The more hysterical the masses are in their worship of the idealism programmed with the support of the state, the greater is the potential for commercial profit. If there is outright panic about the liver’s production of cholesterol (or about cholesterol produced by the liver of some other organism and then consumed), then enormous prices can be received for drugs which efficiently impair liver function.

When there is a massive publicity campaign for an idea, do the common people question the core presumptions of that publicity campaign? Typically, select ideas have been repeatedly programmed to the masses in public schools (which we may presume to be highly credible), and then the masses have been rewarded for obediently repeating back the ideas on tests given in those same schools, and then the same ideas are again repeatedly frequently in various forms of media (which also may be presumed to be highly credible). In such cases of massive and coordinated publicity campaigns, the flimsiest “evidence” may go entirely unquestioned by the naive, trusting masses.

Even decades after all scientists in the core field recognize the value of cholesterol, medical doctors are still behaving in accord with the treatment protocols with which they were programmed in medical school (perhaps several decades ago). There may be open acceptance of the simple fact that healthy livers always increase cholesterol production to reverse moderate medical complications, but only among research scientists.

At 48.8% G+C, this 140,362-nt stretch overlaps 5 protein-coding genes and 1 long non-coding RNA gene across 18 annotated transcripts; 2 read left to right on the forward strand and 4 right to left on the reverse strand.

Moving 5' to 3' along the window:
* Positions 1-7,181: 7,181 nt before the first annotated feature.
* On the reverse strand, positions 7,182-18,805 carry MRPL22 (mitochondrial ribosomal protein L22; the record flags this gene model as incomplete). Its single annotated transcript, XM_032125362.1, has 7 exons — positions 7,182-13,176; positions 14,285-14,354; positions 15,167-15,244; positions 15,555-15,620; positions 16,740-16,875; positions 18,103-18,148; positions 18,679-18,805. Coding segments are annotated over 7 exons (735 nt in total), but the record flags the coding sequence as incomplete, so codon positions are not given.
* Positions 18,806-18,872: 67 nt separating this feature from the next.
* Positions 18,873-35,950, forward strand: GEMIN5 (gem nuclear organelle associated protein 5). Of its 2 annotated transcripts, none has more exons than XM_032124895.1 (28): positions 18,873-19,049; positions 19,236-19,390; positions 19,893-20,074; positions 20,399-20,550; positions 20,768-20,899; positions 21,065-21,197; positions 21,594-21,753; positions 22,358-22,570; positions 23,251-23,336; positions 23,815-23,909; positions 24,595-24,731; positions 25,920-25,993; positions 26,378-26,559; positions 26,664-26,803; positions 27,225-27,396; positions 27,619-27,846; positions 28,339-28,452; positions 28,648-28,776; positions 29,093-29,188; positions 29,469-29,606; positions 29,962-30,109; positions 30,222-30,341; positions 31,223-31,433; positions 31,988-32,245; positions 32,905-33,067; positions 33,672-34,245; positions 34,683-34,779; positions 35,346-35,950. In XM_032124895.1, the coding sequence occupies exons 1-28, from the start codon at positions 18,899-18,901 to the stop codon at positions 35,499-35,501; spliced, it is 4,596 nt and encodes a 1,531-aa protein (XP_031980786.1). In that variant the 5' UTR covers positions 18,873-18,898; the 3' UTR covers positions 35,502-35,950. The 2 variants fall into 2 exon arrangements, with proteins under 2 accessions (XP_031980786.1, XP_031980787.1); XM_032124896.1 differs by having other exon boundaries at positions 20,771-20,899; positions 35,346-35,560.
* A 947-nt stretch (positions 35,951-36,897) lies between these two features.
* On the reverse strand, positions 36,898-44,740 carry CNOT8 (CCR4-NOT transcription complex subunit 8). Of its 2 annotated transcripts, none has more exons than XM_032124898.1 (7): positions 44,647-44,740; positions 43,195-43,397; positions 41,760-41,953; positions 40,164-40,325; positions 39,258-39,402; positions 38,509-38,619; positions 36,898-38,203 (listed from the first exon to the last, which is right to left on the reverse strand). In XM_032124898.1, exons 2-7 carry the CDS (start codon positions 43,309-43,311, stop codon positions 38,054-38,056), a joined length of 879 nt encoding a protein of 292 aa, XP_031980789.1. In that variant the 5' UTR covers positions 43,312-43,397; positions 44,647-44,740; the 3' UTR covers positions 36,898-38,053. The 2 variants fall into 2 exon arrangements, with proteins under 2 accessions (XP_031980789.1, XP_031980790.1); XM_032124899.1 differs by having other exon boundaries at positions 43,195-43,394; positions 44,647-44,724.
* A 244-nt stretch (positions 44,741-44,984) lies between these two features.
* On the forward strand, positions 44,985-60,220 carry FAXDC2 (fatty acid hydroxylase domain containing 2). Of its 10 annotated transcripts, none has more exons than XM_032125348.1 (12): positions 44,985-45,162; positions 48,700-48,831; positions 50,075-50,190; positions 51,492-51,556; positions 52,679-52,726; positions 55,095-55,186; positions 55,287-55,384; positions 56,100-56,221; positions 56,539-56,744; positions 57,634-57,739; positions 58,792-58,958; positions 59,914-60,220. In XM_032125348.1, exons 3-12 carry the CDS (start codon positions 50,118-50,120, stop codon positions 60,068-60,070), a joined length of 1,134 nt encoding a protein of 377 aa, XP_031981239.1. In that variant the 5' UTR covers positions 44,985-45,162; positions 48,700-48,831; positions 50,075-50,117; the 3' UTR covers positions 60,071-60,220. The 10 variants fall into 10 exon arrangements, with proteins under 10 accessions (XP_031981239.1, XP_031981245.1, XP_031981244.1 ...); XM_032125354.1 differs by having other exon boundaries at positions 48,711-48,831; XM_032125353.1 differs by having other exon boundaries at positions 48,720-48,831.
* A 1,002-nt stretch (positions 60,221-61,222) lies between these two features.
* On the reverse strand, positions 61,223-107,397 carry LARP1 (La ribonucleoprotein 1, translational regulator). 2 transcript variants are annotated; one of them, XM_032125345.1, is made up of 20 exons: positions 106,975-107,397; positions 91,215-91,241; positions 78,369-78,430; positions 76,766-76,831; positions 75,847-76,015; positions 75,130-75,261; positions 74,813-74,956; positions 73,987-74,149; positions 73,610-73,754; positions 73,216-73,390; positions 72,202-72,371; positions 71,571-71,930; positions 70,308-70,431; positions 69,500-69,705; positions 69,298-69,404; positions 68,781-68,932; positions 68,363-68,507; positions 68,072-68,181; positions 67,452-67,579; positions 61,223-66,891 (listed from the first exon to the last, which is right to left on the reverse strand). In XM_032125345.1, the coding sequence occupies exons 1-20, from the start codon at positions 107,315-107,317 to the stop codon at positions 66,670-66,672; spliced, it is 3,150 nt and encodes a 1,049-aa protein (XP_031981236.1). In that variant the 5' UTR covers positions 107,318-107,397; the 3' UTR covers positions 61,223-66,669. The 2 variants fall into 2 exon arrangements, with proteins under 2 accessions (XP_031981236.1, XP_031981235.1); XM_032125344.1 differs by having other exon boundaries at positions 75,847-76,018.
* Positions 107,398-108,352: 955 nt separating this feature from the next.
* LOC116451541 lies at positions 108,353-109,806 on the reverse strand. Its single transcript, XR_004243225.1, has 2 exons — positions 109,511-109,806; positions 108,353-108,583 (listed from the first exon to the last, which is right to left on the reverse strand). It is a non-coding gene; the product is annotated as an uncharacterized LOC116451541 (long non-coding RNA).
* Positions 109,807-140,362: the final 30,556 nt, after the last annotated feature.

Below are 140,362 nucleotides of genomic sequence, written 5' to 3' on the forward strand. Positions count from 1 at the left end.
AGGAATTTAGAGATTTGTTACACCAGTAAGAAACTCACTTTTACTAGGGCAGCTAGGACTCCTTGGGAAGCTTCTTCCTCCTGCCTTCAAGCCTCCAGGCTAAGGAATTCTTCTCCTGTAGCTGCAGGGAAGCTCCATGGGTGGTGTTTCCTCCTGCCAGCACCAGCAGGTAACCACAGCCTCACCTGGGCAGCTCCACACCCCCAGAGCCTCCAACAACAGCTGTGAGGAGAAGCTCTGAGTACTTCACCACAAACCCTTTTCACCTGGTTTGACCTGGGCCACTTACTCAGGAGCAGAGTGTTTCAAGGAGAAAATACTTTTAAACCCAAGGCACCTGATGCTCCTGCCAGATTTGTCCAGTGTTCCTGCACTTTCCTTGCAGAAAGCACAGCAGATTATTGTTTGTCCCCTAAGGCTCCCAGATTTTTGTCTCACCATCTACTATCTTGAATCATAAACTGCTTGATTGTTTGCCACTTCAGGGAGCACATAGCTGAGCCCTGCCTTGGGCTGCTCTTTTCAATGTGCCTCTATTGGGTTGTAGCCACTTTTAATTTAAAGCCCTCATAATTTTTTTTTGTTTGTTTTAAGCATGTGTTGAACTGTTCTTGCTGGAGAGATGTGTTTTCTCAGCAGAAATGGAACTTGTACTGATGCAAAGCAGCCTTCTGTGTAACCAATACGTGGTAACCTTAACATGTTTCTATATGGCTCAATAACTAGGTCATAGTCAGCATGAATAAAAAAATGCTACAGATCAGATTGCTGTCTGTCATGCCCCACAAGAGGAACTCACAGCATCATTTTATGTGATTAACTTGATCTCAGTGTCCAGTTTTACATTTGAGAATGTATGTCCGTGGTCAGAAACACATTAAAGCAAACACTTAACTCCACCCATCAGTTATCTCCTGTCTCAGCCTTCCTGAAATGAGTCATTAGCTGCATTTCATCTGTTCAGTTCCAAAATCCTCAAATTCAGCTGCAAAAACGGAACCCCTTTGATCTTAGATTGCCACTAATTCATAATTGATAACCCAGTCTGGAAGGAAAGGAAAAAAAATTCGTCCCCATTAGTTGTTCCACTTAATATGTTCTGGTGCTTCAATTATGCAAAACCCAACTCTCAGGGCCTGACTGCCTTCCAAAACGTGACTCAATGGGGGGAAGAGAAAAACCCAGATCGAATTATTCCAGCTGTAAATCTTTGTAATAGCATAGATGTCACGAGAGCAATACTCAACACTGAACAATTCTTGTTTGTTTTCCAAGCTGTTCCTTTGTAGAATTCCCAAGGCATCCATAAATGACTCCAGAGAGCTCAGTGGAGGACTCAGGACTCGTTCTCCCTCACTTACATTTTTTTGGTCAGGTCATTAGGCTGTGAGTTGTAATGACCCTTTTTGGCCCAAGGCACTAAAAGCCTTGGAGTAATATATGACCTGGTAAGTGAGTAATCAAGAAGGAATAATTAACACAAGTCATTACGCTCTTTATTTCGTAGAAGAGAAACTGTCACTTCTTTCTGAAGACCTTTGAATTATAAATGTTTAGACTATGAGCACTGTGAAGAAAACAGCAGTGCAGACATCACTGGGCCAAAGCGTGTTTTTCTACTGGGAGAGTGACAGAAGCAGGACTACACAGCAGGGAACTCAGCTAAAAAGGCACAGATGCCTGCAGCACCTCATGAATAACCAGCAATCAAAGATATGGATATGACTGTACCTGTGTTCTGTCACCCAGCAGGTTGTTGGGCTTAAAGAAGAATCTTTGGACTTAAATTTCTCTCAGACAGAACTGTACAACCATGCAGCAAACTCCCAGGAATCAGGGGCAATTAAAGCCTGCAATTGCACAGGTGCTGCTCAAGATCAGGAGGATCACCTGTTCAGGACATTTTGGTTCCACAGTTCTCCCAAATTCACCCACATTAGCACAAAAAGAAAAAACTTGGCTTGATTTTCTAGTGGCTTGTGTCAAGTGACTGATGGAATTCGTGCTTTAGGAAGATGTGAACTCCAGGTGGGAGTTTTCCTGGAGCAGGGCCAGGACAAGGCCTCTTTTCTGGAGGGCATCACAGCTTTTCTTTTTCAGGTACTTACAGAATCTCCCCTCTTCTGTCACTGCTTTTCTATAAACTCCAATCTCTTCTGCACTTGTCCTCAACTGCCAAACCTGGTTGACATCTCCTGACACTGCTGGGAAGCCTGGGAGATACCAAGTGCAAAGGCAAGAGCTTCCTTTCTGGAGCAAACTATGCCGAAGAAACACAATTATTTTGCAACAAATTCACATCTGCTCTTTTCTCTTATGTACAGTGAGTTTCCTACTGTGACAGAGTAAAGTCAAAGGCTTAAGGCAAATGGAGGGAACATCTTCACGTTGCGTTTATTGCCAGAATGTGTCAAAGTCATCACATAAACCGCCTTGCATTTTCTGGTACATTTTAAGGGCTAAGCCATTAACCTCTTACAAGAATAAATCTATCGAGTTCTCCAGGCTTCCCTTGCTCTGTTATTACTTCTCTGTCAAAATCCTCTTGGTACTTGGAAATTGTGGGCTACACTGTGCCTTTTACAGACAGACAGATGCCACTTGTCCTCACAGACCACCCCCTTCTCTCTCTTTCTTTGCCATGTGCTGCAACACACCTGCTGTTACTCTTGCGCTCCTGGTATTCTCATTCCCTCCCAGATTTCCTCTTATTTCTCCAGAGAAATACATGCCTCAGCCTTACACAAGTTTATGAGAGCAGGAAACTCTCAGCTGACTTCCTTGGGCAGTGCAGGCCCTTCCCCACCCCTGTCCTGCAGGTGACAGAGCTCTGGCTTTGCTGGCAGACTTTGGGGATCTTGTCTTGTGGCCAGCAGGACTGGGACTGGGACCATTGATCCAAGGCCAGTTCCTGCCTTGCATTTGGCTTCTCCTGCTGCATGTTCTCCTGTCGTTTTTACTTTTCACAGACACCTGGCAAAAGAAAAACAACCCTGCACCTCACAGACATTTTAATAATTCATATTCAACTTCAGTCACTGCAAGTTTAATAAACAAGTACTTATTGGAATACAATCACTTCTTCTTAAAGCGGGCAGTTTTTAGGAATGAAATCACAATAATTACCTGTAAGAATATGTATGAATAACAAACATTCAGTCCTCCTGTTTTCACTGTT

Medical doctors and the general public are not primarily interested in the consensus of research scientists. MDs are simply conducting their business as governed by the state which licenses them. The trusting public is, if properly panicked and hysterical, blindly obeying the directives of the blindly obedient MDs.

What is the job of the mainstream media? The media publicizes the scandals of those that are shameful according to the culture’s ideals. The media also publicizes the punishments of those who dare to rebel against the state. In the case of many denominations of the Christian religion, the central symbol of the religion is a cross or crucifix.

On the crucifix is the reminder of the violent power of the state: a holy rebel (who is presented 
by the religious institution as the ideal human or the holy role model) is shown nailed to wood. While most religious indoctrination might not be as obviously confusing as reading a few inches of legal statutes, the resulting experience among the loyal statists of the Holy Christian Empire is obvious enough: the terrified sincerity of self-righteousness, further resulting in crippling perfectionism, shame, agonizing, confusion, and of course hysterical argumentativeness and animosity toward the targeted enemies of the holy empire (as identified by alleged “credible sources”).